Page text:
Thursday, April 29, 2004

Billy Brahma said yesterday that trading our Dean pins for Kerry pins is "not even a decent trade." Alexander Cockburn is no fan of Kerry's either. This month's column in The Nation criticizes Kerry's economic plans. Kerry, in frequent consultation with Clinton's man Robert Rubin, is making deficit reduction his priority. Cockburn argues that doing so will not create jobs, and jobs are what this economy needs most right now.

If you still foolishly believe that the economy in Clilnton time was properly guided for the long-term benefit of the many, as opposed to short-term bonanzas for the wealthy few, I strongly urge you to read Robert Pollin's Contours of Descent, which I hailed here last November.

Cockburn contends that reducing the deficit is perhaps useful for boosting the GDP, but boosting the GDP in no way guarantees more jobs. That's why we have the term "jobless recovery." He quotes his colleague Pollin: "The Democrats should instead be talking about a major jobs program, through refinancing of state and local government spending in education, health and social welfare."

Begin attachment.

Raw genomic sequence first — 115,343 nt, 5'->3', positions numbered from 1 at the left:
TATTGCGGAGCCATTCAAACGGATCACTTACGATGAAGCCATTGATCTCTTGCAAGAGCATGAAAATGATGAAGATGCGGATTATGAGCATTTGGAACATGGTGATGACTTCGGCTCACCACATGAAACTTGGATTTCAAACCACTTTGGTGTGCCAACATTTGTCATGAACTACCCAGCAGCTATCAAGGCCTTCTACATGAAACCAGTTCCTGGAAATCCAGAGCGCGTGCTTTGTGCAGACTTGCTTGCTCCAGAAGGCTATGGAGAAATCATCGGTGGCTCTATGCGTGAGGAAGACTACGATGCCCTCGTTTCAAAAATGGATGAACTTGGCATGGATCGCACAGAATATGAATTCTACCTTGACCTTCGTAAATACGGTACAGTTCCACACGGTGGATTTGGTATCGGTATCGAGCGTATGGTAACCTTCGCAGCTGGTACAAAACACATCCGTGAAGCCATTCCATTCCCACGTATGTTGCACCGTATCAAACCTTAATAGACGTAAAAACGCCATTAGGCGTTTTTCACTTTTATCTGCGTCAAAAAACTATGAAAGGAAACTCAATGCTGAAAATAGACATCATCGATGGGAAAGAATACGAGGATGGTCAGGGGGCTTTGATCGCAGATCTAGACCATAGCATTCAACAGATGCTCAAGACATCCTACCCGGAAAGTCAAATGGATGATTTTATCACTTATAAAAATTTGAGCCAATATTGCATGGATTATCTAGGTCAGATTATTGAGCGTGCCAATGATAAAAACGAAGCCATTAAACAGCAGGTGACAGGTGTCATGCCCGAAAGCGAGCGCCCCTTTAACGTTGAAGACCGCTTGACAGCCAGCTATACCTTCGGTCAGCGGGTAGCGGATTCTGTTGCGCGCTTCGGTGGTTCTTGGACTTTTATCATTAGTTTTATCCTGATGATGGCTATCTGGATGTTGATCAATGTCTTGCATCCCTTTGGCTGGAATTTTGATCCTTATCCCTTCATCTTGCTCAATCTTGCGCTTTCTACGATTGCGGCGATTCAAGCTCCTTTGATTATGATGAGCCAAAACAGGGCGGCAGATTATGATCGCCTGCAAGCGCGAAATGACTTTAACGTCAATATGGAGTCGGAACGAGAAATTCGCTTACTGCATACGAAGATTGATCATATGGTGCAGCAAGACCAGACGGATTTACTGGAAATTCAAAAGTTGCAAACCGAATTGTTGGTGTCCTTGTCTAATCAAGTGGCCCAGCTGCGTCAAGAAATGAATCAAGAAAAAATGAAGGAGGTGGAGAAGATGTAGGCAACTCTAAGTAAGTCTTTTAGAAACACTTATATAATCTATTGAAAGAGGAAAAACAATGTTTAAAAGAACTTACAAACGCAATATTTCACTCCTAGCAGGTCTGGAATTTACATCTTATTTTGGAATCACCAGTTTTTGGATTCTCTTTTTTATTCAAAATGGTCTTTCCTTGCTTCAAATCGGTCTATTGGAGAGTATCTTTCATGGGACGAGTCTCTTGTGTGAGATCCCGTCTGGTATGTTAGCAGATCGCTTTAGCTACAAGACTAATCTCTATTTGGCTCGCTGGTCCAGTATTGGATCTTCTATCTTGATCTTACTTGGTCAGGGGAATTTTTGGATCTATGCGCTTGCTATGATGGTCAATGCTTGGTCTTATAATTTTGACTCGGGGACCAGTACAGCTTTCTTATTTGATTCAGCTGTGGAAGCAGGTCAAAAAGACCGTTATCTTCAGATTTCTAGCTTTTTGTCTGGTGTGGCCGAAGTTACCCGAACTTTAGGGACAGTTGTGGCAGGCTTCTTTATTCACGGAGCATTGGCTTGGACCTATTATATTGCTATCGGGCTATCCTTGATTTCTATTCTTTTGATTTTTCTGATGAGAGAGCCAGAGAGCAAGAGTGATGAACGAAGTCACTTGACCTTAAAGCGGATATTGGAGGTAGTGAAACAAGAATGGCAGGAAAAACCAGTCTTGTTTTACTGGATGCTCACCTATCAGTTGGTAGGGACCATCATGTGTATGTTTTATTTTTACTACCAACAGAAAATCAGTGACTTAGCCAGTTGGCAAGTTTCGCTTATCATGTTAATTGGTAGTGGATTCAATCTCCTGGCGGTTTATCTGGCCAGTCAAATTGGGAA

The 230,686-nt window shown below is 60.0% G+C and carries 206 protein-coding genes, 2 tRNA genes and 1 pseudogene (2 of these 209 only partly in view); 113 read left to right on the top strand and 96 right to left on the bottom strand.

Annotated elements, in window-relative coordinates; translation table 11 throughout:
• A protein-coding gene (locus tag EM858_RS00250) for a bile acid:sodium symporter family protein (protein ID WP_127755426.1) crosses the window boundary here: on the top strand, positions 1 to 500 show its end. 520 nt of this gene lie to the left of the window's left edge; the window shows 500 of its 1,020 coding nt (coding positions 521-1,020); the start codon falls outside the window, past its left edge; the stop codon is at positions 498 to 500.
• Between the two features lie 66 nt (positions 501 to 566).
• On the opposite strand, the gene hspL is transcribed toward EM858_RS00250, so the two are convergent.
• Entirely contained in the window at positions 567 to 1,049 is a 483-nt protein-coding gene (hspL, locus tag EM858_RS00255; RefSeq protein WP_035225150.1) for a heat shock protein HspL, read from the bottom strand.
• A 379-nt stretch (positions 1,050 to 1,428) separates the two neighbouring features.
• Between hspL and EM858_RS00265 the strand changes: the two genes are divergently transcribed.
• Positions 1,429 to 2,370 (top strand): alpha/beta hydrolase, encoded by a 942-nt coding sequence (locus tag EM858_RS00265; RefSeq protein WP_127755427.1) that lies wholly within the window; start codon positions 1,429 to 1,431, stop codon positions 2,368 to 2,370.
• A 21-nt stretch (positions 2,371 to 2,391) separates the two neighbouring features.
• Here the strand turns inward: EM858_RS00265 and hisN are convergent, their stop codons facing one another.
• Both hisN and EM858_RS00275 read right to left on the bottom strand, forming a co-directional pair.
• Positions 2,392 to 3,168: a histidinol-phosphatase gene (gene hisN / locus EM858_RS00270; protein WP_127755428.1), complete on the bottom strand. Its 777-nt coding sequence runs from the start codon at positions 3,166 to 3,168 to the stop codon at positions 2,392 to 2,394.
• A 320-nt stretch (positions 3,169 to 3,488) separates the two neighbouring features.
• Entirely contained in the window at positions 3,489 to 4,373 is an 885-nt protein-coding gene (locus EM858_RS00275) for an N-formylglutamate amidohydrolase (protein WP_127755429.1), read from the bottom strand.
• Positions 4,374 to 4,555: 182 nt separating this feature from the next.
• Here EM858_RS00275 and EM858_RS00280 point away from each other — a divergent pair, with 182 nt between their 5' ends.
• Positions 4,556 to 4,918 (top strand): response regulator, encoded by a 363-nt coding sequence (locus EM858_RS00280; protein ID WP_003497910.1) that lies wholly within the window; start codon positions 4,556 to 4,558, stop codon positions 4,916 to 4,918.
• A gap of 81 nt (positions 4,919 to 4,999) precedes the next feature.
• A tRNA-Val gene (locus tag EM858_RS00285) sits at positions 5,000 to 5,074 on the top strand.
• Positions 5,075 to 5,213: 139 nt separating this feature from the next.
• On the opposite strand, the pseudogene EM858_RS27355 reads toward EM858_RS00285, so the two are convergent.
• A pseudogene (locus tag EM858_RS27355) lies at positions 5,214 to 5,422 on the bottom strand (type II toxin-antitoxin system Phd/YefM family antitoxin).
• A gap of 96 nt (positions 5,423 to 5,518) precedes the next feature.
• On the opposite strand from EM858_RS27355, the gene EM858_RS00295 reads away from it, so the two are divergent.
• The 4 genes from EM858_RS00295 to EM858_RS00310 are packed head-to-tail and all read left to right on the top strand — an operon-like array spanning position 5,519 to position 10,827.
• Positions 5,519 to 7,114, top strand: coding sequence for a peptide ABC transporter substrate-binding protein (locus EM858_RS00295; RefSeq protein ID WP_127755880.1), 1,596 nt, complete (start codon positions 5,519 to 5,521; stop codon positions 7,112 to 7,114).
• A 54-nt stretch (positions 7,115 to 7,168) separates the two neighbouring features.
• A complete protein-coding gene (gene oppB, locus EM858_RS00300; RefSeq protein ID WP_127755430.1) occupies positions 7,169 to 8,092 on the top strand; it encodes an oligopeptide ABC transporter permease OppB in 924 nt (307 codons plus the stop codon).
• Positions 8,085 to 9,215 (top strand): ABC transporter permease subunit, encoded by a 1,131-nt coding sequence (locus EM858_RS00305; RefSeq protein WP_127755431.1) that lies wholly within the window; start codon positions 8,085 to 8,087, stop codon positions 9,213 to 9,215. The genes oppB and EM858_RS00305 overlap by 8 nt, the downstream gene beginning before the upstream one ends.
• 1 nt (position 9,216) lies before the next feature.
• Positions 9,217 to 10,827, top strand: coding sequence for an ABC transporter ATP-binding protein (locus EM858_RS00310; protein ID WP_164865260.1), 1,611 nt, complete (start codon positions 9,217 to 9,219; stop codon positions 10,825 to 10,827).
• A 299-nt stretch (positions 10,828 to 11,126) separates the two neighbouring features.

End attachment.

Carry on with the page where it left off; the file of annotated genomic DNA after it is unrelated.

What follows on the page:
I'm not sure we can't do both. Let me remind you Dean folks that as governor of Vermont, Howard Dean was a deficit hawk who nevertheless increased jobs by 20 percent. If we had to choose, though, between jobs and deficit reduction--yes, jobs come first.

Cockburn contends that the problem with the deficit isn't so much that it is intrinsically bad. It's not "unparalleled in recent U.S. economic history." But the deficit IS bad when it's used as an excuse to strangle social programs. We amass a huge deficit by giving tax cuts to the wealthy, then we get:

the Greenspan Two-Step: Endorse the tax cuts, then say, as the Fed chairman did in February, that the consequent deficits require the evisceration of Social Security. Remember, Bill Clinton was all set to start privatizing Social Security, until the allurements of the divine Monica postponed the onslaught.

In fact, this two-step is what Paul Krugman's been warning us about for months now. Krugman is fond of reminding us that it was Greenspan who recommended increasing the Social Security tax in the late eighties--to make the program permanently solvent. So actually, what we've got here is the Greenspan Three-Step.

Pollin suggests that a progressive way to shrink the deficit would be a small tax on stock transactions--say 0.5 percent. That would raise $100 billion next year even if the shock of it sent markets tumbling "an implausibly large 50 percent."

But, Cockburn concludes:

A tax on financial transactions? Now you're talking, but not about anything you might expect from the Democratic Party or John Kerry.


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